New Reds book is a treasure trove
Dave Prentice's interview that was published in the Liverpool Echo on Monday the 18th of November + a web-interview for Echo's site. Emphasis on the book and our website LFChistory.net.
Watch: Liverpool FC Encyclopedia writers talk books, Brendan Rodgers and a love of LFC - go to Liverpool Echo's site to watch a second nterview that was done exclusively for their website.
Ice cold facts - and some real surprises (Originally published here on Liverpool Echo's website.)
Liverpool FC Encyclopedia with writers Gudmunder Magnusson and Arnie Baldursson.Liverpool FC Encyclopedia with writers Gudmunder Magnusson and Arnie Baldursson.
Who's the biggest “winner” in Liverpool FC’s history?
Not medals collected, of course. Everyone knows that’s Phil Neal. Not trophies lifted as skipper. Most of you can name Emlyn Hughes.
But which Anfield icon boasted the greatest win ratio throughout his Reds career?
The answer, with a staggeringly impressive ratio of 62.5%, is John Aldridge.
Of the 104 matches Aldo played for the Reds, he won 65, drew 28 and lost just 11 – the 63 goals he scored no doubt contributing to much of that success.
They’re the kind of eye-opening stats that Liverpool FC historians Arnie Baldursson and Gudmundur Magnusson trot out on a daily basis.
Because the Icelandic duo – the men behind the phenomenal lfchistory website and authors of the recently released masterpiece the Liverpool Encyclopedia – are a mine of Anfield information.
That 104 matches figure played by Aldridge, for example, is significant.
Arnie and Gudmundur set the criteria for their win ratio at players who have made 100 appearances or more for the Reds.
If you reduce that figure to just 20 matches, the quickly forgotten Fernando Morientes comes out on top with a remarkable 66%.
Which is possibly why Arnie Baldursson and Gudmundur Magnusson set the bar so high.
Because the Icelandic duo have become adopted Scousers and their passion for the Reds is evident.
But how did two football fans from an Arctic island 1,000 miles north of Merseyside develop a passion for the Reds?
They are both too young to recall Liverpool’s ground-breaking first European Cup excursion to Reykjavik in 1964.
As ever, it was a journalist who gets the blame.
“Everybody in Iceland loves the English passion and determination – real tackling and not falling about. It’s similar to how we play football,” explained Arnie.
“When I was growing up watching football in the early 80s I watched Kenny Dalglish – and I received a book about Liverpool written by Derek Hodgson as a present.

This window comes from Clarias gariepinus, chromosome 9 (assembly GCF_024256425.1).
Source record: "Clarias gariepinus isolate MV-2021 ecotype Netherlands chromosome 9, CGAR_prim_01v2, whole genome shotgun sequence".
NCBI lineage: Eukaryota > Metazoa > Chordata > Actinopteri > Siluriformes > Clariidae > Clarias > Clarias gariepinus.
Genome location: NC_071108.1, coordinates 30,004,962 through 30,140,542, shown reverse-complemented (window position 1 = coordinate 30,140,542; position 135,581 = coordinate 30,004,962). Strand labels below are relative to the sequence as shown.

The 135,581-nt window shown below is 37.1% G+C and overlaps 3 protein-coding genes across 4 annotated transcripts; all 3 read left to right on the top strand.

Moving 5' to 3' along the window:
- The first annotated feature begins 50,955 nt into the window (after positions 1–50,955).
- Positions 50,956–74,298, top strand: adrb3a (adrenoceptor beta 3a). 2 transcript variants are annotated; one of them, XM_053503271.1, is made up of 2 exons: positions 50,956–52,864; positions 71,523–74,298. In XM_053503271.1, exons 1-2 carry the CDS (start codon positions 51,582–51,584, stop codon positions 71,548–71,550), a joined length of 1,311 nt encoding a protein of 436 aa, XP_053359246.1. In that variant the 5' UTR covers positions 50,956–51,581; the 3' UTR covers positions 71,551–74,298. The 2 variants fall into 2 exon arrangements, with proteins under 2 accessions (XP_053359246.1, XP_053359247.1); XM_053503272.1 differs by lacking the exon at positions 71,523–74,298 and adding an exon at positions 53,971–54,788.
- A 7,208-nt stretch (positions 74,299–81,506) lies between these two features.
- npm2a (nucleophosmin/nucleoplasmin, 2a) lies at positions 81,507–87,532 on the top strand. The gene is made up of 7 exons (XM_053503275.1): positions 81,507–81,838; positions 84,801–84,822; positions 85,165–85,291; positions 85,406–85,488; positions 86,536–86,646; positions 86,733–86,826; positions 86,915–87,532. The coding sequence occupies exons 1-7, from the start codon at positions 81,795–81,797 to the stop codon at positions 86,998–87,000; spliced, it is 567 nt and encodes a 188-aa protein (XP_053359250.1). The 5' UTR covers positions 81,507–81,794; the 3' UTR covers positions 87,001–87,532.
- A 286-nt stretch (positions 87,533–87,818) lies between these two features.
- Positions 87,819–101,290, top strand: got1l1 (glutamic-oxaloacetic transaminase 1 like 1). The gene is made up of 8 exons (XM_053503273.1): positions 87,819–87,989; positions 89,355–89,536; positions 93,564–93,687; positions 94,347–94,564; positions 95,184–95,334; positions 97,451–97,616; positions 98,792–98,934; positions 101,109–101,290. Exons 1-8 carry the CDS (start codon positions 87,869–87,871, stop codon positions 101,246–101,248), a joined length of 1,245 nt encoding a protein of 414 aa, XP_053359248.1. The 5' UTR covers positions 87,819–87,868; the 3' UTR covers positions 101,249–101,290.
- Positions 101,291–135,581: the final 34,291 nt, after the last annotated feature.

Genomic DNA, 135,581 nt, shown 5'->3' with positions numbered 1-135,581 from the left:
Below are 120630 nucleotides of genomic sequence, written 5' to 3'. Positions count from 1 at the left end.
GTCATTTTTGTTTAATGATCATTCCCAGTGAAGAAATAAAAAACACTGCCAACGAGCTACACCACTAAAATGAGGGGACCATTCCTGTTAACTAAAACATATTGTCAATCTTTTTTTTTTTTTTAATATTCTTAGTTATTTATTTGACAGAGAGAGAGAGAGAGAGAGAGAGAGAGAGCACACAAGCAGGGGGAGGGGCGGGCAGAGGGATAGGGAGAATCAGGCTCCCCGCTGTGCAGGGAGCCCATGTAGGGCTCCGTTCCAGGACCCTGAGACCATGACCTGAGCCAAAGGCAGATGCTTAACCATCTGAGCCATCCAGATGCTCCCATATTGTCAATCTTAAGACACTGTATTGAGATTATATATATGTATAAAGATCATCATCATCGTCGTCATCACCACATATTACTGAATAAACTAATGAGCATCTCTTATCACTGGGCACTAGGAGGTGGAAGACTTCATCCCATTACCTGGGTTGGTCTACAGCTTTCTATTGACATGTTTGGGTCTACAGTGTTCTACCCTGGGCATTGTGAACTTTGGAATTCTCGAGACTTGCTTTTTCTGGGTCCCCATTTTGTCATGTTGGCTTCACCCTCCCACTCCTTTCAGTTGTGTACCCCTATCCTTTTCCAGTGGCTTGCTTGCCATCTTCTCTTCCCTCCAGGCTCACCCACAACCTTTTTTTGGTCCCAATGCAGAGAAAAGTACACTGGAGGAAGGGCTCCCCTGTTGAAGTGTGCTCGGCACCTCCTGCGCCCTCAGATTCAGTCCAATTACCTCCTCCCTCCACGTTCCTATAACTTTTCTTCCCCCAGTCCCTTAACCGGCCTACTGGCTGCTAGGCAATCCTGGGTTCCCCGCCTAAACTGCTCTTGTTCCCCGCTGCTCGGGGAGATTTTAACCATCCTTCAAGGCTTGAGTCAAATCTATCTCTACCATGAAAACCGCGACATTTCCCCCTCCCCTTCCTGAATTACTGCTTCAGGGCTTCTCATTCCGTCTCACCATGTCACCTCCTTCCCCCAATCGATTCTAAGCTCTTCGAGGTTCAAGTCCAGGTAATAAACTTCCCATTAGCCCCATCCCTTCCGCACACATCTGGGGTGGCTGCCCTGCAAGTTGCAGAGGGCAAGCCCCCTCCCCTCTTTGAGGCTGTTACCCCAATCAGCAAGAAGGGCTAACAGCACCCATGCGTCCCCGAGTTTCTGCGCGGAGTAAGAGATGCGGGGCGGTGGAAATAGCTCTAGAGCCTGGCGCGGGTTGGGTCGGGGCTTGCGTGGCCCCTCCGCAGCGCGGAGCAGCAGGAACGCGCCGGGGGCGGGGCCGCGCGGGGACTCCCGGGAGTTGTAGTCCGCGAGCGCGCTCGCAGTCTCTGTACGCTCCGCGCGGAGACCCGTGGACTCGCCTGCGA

“That fuelled my passion really... and now I have written a couple of books of my own.”
Those books – the Liverpool Encyclopedia and Liverpool The Complete Record – have become seminal Liverpool FC reference works.
But vast in their scope though both books are – the Encyclopedia contains 420,000 words and more than 1,100 images – they pale compared to the staggeringly gargantuan resource that is the lfchistory.net website.
Launched a decade ago, it is now acknowledged as THE benchmark for Liverpool statistics – containing profiles, articles, quotes and pictures from pretty much every player and every match ever played by the Reds.
“It started because we were on the internet looking for a resource about Liverpool’s history, and we didn’t see anything,” said Arnie – now the editor of the site. “We thought ‘somebody needs to do something about that,’ and we thought ‘let’s do it’.
Gudmundur, the site’s webmaster, added: “Then we found out why nobody had done it. It was crazy really!
“It took us 16 months just to do the stats from 1959 to 2002. We went ‘live’ on September 2003 and the first thing people said was ‘don’t you know the club existed before 1959?’
“So we got some help from people who knew what they were doing and gradually, six months later, we had it complete.”
The site is an organic entity, constantly growing.
“We spend some hours on it every day. There is always something we do to make it better,” said Arnie.
Both men have full-time jobs and created the site as a hobby.
Gudmundur added: “We’ve had some amazing feedback over the years.
“And that just encourages us to do even more.
“Every week we get emails from people helping us out, fans and families of ex-players.
“It’s a service really.
“We want the club’s history to be known.”
Thanks to Arnie and Gudmundur, that history is better known now than at any time since records started to be kept about the Reds.
Copyright - The Liverpool Echo - interview by Dave Prentice.